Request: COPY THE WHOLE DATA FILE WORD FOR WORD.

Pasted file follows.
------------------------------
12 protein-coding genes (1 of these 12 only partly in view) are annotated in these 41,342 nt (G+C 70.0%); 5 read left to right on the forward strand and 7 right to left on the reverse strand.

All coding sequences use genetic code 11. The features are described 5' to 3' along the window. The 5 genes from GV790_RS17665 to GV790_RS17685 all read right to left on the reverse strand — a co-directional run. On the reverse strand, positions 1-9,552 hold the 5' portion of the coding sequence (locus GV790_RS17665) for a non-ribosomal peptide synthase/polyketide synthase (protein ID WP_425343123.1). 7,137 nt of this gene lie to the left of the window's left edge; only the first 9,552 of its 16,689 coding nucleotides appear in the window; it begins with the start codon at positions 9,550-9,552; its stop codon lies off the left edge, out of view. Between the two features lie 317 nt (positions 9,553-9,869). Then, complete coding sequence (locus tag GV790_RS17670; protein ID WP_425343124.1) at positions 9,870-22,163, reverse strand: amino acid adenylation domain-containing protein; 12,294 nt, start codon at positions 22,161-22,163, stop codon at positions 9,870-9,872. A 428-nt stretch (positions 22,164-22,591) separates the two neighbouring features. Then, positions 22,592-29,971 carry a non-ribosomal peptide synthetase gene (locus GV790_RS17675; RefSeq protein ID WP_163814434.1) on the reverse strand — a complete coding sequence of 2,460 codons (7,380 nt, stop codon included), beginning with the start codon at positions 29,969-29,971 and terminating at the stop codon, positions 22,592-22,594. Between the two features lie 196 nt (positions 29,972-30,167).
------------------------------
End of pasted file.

12 protein-coding genes (1 of these 12 only partly in view) are annotated in these 41,342 nt (G+C 70.0%); 5 read left to right on the forward strand and 7 right to left on the reverse strand.

All coding sequences use genetic code 11. The features are described 5' to 3' along the window. The 5 genes from GV790_RS17665 to GV790_RS17685 all read right to left on the reverse strand — a co-directional run. On the reverse strand, positions 1-9,552 hold the 5' portion of the coding sequence (locus GV790_RS17665) for a non-ribosomal peptide synthase/polyketide synthase (protein ID WP_425343123.1). 7,137 nt of this gene lie to the left of the window's left edge; only the first 9,552 of its 16,689 coding nucleotides appear in the window; it begins with the start codon at positions 9,550-9,552; its stop codon lies off the left edge, out of view. Between the two features lie 317 nt (positions 9,553-9,869). Then, complete coding sequence (locus tag GV790_RS17670; protein ID WP_425343124.1) at positions 9,870-22,163, reverse strand: amino acid adenylation domain-containing protein; 12,294 nt, start codon at positions 22,161-22,163, stop codon at positions 9,870-9,872. A 428-nt stretch (positions 22,164-22,591) separates the two neighbouring features. Then, positions 22,592-29,971 carry a non-ribosomal peptide synthetase gene (locus GV790_RS17675; RefSeq protein ID WP_163814434.1) on the reverse strand — a complete coding sequence of 2,460 codons (7,380 nt, stop codon included), beginning with the start codon at positions 29,969-29,971 and terminating at the stop codon, positions 22,592-22,594. Between the two features lie 196 nt (positions 29,972-30,167).